The government has resolved to stop smuggling of cows into Bangladesh ahead of the coming Eid-ul-Azha in order to ensure fair price for local cattle farm owners. But the print media photographs of Indian cows entering Bangladesh through the borders in remote areas appear to be depressing. With the approach of the Eid-ul-Azha, the second largest Muslim religious festival in the country, all-out preparations are taken to shut all possible entry points for smuggled cows. The culprits adopt surreptitious methods in the initial phase, but as hordes of others join them the border-based obstructions are virtually blown to smithereens. Very few can grasp the sheer extent of power wielded by the syndicates involved in cow smuggling into Bangladesh from across the border.
The inter-ministerial meeting in mid-July seemed to be highly serious in checking the freestyle entry of various types of cattle, the cow in the main, from the neighbouring country. Chaired by the State Minister for Fisheries and Livestock, the meeting unequivocally emphasised the imperative of stopping illegal entry of Indian cows into the country. With Eid only just over a week away, the government meeting could not have been timelier. Unlike previous such meetings, this one spotlighted the smuggling issue with added urgency, and reasonably at that. Once afflicted by the reckless entry and formidable presence of smuggled cows, the Eid-ul-Azha cattle market in the country eventually began tolling the death knell for the country's livestock sector. But a positive aspect also surfaced. Upon being buoyed by a favourable condition coupled with various types of government incentives, the cattle and dairy farms found themselves entering a new era. Apart from seasoned farm owners, younger generations of entrepreneurs got themselves engaged in the sector. They replaced many traditional concepts of cattle rearing with innovative ideas. A few women cattle-rearing entrepreneurs also emerged in different parts of the country.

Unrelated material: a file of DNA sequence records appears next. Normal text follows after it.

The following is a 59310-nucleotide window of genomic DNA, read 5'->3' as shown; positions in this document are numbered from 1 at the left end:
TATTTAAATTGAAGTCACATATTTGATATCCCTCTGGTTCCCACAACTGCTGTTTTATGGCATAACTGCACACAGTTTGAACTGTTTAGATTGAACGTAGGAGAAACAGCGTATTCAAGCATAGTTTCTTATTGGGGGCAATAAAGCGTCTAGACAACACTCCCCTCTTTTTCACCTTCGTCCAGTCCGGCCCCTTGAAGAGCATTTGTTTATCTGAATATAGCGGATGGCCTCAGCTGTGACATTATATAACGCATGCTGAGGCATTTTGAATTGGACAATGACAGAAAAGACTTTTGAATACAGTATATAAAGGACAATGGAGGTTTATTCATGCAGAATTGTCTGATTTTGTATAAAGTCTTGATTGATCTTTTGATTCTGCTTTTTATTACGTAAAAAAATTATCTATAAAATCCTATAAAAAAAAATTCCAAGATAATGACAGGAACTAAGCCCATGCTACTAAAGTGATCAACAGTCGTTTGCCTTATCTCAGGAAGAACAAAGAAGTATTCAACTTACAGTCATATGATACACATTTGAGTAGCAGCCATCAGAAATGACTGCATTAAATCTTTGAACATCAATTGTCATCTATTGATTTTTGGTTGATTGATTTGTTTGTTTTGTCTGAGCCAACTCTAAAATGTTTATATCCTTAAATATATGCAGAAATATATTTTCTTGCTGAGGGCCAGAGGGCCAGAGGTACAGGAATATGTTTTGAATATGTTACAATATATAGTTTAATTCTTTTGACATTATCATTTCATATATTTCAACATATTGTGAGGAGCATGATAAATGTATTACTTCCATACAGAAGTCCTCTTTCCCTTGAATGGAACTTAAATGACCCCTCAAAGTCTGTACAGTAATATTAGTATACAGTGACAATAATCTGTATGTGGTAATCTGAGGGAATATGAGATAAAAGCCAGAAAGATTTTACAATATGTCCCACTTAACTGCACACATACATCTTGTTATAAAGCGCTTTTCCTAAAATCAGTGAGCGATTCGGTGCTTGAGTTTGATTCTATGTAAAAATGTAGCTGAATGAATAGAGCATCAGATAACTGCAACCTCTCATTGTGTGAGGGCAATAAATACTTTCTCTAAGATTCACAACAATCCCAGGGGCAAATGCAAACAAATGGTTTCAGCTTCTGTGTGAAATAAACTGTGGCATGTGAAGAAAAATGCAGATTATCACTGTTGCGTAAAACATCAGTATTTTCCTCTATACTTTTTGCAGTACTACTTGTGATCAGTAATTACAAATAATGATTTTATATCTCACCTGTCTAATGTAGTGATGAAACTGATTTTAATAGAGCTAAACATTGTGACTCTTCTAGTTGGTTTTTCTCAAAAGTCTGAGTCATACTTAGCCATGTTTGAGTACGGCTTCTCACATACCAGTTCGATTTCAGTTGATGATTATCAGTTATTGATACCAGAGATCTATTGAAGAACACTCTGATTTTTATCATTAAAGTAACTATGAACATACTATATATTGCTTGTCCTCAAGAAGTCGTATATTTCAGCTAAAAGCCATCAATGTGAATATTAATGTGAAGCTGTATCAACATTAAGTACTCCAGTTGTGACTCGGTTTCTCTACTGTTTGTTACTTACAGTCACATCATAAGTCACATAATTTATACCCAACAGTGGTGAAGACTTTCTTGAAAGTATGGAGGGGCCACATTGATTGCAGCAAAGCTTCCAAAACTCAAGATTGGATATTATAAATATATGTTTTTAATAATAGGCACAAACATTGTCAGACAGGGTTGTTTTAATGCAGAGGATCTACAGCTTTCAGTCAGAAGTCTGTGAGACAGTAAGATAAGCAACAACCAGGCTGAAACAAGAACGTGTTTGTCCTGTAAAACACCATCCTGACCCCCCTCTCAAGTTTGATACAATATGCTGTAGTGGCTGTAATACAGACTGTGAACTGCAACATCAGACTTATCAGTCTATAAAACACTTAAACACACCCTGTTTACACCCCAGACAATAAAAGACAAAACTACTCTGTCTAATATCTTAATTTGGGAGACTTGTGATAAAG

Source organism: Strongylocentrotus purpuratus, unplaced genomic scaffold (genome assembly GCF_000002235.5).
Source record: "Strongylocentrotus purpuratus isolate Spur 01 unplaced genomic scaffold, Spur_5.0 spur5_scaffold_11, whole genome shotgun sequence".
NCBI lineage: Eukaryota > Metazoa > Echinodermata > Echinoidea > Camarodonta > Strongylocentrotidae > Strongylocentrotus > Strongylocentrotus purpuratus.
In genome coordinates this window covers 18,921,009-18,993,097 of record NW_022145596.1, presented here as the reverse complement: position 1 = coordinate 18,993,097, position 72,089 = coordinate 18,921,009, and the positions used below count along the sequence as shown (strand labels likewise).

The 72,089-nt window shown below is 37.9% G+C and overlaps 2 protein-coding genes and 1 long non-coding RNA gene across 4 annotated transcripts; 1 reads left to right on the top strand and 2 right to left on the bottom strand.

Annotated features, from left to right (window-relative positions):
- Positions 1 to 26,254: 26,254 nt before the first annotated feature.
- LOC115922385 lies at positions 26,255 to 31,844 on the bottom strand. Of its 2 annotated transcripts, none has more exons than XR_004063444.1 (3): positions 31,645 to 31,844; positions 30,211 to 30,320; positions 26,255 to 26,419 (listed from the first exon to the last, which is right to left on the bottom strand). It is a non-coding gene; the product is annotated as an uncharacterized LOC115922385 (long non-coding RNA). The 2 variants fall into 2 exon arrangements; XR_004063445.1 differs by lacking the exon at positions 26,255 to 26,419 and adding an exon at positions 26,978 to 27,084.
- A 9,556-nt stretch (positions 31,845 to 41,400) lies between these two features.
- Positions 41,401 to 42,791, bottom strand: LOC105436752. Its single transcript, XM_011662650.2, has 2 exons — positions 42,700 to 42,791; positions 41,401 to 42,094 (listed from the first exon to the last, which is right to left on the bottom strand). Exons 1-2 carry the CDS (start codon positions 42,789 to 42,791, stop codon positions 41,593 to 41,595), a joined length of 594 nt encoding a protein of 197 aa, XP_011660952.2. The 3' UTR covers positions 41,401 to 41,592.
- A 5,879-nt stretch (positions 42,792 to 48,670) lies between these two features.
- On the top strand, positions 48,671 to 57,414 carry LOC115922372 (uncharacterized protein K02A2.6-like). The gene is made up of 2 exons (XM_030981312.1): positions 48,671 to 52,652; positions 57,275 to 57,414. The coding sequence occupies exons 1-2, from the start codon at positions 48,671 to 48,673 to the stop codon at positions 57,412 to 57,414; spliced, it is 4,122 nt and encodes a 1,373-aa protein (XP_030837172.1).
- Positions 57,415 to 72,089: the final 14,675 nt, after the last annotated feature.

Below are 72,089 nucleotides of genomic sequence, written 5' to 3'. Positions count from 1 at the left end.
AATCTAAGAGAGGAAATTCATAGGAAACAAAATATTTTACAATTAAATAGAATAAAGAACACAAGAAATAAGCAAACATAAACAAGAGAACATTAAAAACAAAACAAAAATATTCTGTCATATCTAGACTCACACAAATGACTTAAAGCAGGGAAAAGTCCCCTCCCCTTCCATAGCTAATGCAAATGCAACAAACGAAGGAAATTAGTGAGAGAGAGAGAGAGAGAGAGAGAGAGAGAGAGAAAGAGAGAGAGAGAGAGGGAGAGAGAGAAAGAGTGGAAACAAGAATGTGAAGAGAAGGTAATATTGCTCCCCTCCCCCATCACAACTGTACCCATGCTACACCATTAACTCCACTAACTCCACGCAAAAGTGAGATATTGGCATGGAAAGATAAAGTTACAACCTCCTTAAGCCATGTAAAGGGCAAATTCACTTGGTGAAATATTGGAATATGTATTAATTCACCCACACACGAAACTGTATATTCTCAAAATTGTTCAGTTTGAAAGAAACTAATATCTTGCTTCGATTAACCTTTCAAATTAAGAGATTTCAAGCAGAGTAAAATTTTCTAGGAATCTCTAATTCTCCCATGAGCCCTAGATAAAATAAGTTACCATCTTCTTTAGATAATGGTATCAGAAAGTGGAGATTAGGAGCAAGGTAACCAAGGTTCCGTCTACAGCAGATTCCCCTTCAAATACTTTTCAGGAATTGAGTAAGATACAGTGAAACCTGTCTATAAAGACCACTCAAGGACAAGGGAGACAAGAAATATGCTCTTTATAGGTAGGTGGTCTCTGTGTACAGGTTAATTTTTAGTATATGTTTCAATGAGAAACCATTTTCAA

Barring the blight of fattening 'deshi' cows with injections of steroid, hormone and, in cases, harmful substances by a section of cattle farms, the general picture now makes one feel upbeat. A lot of communities have already started taking pride in becoming self-sufficient in sacrificial cows during Eid-ul-Azha. As per the estimate of cattle farmers, this year Bangladesh can boast of more cattle than their likely demand during the coming Eid. In spite of the onslaught of a countrywide flood, 11 million cows, goats and buffaloes are expected to be traded out of the total 11.8 million. During the 2018 Eid-ul-Azha, 10.5 million cattle head changed hands. The farmers and traders had brought to the market 11.5 million sacrificial animals.
A remarkable development in terms of Bangladesh-bound cattle smuggling deserves special mention. According to officials at the Ministry of Fisheries and Livestock, a total of 92,000 cows entered Bangladesh from outside in 2018. In the earlier years, the number had shot to the formidable figure of 2.5 million annually. It's no overstatement that Bangladesh is among the countries now nearly self-sufficient in cattle resources. Against this backdrop, continued focus on cattle rearing by livestock officers is expected to go a long way towards introducing Bangladesh as a fast emerging cattle producing country.